They are right. Of course, Elon Musk dismissed them at the time, but the effect of these constellations has been widely documented.
This trend will only get worse. AST plans to put many of these satellites in low earth orbit: more than 100 spacecraft by the end of 2024. Many of those will be even bigger, reflecting even more sunlight back at Earth. That’s on top of Starlink’s current constellation, which already includes 3,000 satellites, a number that will grow beyond 30,000.
The sky belongs to all of us
These satellites are an appropriation of a public good. Space doesn’t belong to anyone; it belongs to everyone. And it has been that way as long as we’ve existed.
Allowing Musk, Bezos, AST, and the rest of these companies to literally invade our only view of the universe with tens of thousands of satellites and giant antennas ignores a source of pollution that blinds our view of the cosmos.
Here’s how European Space Agency CEO Josef Aschbacher described the existence of Musk’s satellites to the Financial Times: “You have one person owning half of the active satellites in the world. That’s quite amazing. De facto, he is making the rules. The rest of the world including Europe . . . is just not responding quick enough.”
AST, Starlink, and Amazon’s Project Kuiper justify their actions with exactly the same claim as their raison d’être: They are on a mission to “eliminate the connectivity gaps faced by today’s five billion mobile subscribers and finally bring broadband to the billions who remain unconnected.”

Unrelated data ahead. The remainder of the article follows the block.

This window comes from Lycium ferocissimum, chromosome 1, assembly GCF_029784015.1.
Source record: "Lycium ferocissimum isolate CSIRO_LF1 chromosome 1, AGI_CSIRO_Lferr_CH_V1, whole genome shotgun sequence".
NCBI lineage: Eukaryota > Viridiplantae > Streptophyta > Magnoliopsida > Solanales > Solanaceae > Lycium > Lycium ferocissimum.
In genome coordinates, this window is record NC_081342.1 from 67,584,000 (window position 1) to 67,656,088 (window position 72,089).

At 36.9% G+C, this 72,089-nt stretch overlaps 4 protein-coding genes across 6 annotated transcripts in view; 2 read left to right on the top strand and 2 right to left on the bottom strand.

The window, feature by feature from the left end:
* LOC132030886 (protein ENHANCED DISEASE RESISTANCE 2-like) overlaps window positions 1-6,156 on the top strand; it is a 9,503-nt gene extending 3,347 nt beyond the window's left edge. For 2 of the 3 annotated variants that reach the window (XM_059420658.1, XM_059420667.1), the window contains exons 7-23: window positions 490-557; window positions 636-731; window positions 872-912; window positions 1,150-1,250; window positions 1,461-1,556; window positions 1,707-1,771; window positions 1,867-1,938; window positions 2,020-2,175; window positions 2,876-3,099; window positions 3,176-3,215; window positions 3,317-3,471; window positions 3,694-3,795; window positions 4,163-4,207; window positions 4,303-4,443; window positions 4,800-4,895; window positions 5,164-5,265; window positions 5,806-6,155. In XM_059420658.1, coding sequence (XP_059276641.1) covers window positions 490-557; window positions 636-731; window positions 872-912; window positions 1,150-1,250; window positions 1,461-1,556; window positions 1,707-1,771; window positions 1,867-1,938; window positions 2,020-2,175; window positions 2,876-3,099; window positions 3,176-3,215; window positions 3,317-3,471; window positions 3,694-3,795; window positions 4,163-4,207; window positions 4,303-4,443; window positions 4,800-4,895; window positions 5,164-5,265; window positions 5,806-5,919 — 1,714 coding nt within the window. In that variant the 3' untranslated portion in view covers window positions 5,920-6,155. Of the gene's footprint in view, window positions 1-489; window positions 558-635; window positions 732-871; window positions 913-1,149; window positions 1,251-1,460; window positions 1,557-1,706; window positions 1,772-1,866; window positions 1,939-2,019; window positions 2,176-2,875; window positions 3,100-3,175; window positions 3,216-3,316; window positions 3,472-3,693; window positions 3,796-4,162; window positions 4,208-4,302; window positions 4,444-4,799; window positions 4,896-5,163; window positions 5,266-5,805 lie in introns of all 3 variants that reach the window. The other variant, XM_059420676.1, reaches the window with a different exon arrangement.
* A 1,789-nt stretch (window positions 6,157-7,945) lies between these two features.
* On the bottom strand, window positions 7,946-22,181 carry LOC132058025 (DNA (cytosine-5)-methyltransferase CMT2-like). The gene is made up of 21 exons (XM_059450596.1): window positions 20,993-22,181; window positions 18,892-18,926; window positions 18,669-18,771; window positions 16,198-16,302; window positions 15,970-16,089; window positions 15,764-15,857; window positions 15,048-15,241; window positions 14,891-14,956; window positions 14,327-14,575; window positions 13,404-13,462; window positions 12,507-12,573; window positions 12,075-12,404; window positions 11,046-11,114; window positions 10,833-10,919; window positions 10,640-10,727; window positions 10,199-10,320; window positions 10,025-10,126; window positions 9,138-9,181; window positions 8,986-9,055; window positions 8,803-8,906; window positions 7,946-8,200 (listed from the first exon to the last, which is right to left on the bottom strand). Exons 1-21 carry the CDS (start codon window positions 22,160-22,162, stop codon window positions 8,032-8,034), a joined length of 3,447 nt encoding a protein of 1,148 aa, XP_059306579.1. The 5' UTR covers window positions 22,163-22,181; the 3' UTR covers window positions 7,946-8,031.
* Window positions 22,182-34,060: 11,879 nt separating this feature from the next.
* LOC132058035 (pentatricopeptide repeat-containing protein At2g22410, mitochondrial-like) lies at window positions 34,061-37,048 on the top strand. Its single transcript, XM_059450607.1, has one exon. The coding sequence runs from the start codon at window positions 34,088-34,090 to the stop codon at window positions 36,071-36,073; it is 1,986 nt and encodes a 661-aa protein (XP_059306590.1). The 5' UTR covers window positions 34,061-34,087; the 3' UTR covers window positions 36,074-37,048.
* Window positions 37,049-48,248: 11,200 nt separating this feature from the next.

And yes, having internet access everywhere is great. It’s a powerful educational and commercial tool that can benefit many in remote and poor areas. It can even help a country stop the unlawful invasion of another country.
All of the above is true, but these points are part of a fallacious argument. The fact is that we can also spend the money to build the ground infrastructure of antennas to provide these same services, which can also be more resilient than satellites. It just requires a bigger investment and the profits are not as scalable as private companies want.
But we can do it without destroying something that has been with us for tens of thousands of years.
These companies are stealing what has been ours since the dawn of time without asking anybody first, just so they can sell convenience. From microwave dinners to recipes in a box to food and grocery delivery apps, like 2-year-olds we just want to have everything immediately, and that means being able to TikTok from the middle of your desert trek to show off your cool new jacket and pants. Right now. Not when you are back home. It has to be now. Even if that means that you will be ruining the very same dark skies you traveled for miles to see.
It seems to me that all of us should have a say on this. That this giant satellite that could shine brighter than any star is a call to action. That perhaps it is time to say enough, to stop it, to make a stand and say, “Nope, you guys have already screwed up the surface of the planet in the name of profit. Let’s not touch our stars too.”
AST did not respond to our request for comment by time of publishing.